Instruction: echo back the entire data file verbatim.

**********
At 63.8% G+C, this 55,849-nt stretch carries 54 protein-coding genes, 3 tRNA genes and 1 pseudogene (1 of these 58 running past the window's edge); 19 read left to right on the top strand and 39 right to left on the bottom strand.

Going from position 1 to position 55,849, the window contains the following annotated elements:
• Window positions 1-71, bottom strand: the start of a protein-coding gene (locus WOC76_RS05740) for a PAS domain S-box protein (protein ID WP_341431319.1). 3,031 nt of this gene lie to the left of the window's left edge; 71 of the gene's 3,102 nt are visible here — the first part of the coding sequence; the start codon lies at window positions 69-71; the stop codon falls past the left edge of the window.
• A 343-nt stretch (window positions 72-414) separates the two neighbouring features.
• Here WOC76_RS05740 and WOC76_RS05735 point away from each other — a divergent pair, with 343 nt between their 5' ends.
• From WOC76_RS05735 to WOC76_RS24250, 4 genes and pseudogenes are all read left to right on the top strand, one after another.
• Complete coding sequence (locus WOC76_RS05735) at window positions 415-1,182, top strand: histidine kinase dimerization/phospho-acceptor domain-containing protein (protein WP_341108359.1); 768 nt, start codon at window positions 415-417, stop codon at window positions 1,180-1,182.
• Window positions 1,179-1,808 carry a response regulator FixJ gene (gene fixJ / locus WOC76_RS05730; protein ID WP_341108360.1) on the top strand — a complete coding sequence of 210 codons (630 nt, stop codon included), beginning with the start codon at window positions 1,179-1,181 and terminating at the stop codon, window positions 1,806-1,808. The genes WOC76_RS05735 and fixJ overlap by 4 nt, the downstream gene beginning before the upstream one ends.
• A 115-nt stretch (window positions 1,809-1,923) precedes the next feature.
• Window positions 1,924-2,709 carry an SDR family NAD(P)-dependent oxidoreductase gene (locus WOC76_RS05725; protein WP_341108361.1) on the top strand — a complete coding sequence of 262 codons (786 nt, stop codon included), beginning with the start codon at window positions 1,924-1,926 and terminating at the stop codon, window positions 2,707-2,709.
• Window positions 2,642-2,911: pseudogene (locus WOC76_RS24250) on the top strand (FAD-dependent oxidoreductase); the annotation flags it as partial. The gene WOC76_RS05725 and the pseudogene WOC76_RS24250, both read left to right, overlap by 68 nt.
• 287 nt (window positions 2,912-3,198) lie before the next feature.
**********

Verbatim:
At 63.8% G+C, this 55,849-nt stretch carries 54 protein-coding genes, 3 tRNA genes and 1 pseudogene (1 of these 58 running past the window's edge); 19 read left to right on the top strand and 39 right to left on the bottom strand.

Going from position 1 to position 55,849, the window contains the following annotated elements:
• Window positions 1-71, bottom strand: the start of a protein-coding gene (locus WOC76_RS05740) for a PAS domain S-box protein (protein ID WP_341431319.1). 3,031 nt of this gene lie to the left of the window's left edge; 71 of the gene's 3,102 nt are visible here — the first part of the coding sequence; the start codon lies at window positions 69-71; the stop codon falls past the left edge of the window.
• A 343-nt stretch (window positions 72-414) separates the two neighbouring features.
• Here WOC76_RS05740 and WOC76_RS05735 point away from each other — a divergent pair, with 343 nt between their 5' ends.
• From WOC76_RS05735 to WOC76_RS24250, 4 genes and pseudogenes are all read left to right on the top strand, one after another.
• Complete coding sequence (locus WOC76_RS05735) at window positions 415-1,182, top strand: histidine kinase dimerization/phospho-acceptor domain-containing protein (protein WP_341108359.1); 768 nt, start codon at window positions 415-417, stop codon at window positions 1,180-1,182.
• Window positions 1,179-1,808 carry a response regulator FixJ gene (gene fixJ / locus WOC76_RS05730; protein ID WP_341108360.1) on the top strand — a complete coding sequence of 210 codons (630 nt, stop codon included), beginning with the start codon at window positions 1,179-1,181 and terminating at the stop codon, window positions 1,806-1,808. The genes WOC76_RS05735 and fixJ overlap by 4 nt, the downstream gene beginning before the upstream one ends.
• A 115-nt stretch (window positions 1,809-1,923) precedes the next feature.
• Window positions 1,924-2,709 carry an SDR family NAD(P)-dependent oxidoreductase gene (locus WOC76_RS05725; protein WP_341108361.1) on the top strand — a complete coding sequence of 262 codons (786 nt, stop codon included), beginning with the start codon at window positions 1,924-1,926 and terminating at the stop codon, window positions 2,707-2,709.
• Window positions 2,642-2,911: pseudogene (locus WOC76_RS24250) on the top strand (FAD-dependent oxidoreductase); the annotation flags it as partial. The gene WOC76_RS05725 and the pseudogene WOC76_RS24250, both read left to right, overlap by 68 nt.
• 287 nt (window positions 2,912-3,198) lie before the next feature.